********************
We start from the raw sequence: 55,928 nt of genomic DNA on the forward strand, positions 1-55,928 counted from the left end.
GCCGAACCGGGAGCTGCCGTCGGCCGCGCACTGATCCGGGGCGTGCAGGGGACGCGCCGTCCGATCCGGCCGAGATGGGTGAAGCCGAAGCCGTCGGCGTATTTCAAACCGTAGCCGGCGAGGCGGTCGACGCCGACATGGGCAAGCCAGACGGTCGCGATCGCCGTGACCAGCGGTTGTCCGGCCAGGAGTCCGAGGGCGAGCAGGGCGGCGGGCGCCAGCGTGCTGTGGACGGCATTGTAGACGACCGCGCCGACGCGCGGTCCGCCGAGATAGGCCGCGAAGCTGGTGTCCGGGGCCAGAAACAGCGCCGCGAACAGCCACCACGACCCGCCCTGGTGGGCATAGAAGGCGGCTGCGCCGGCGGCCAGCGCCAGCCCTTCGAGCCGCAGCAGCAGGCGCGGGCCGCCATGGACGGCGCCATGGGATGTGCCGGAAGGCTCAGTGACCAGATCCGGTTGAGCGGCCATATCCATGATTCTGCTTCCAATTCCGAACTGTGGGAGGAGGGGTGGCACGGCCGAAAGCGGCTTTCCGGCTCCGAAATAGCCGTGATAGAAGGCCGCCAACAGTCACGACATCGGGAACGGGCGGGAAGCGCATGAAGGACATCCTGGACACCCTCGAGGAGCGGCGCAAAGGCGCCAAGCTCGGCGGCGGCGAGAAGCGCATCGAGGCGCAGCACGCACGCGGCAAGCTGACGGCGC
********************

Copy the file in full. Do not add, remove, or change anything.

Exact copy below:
We start from the raw sequence: 55,928 nt of genomic DNA on the forward strand, positions 1-55,928 counted from the left end.
GCCGAACCGGGAGCTGCCGTCGGCCGCGCACTGATCCGGGGCGTGCAGGGGACGCGCCGTCCGATCCGGCCGAGATGGGTGAAGCCGAAGCCGTCGGCGTATTTCAAACCGTAGCCGGCGAGGCGGTCGACGCCGACATGGGCAAGCCAGACGGTCGCGATCGCCGTGACCAGCGGTTGTCCGGCCAGGAGTCCGAGGGCGAGCAGGGCGGCGGGCGCCAGCGTGCTGTGGACGGCATTGTAGACGACCGCGCCGACGCGCGGTCCGCCGAGATAGGCCGCGAAGCTGGTGTCCGGGGCCAGAAACAGCGCCGCGAACAGCCACCACGACCCGCCCTGGTGGGCATAGAAGGCGGCTGCGCCGGCGGCCAGCGCCAGCCCTTCGAGCCGCAGCAGCAGGCGCGGGCCGCCATGGACGGCGCCATGGGATGTGCCGGAAGGCTCAGTGACCAGATCCGGTTGAGCGGCCATATCCATGATTCTGCTTCCAATTCCGAACTGTGGGAGGAGGGGTGGCACGGCCGAAAGCGGCTTTCCGGCTCCGAAATAGCCGTGATAGAAGGCCGCCAACAGTCACGACATCGGGAACGGGCGGGAAGCGCATGAAGGACATCCTGGACACCCTCGAGGAGCGGCGCAAAGGCGCCAAGCTCGGCGGCGGCGAGAAGCGCATCGAGGCGCAGCACGCACGCGGCAAGCTGACGGCGC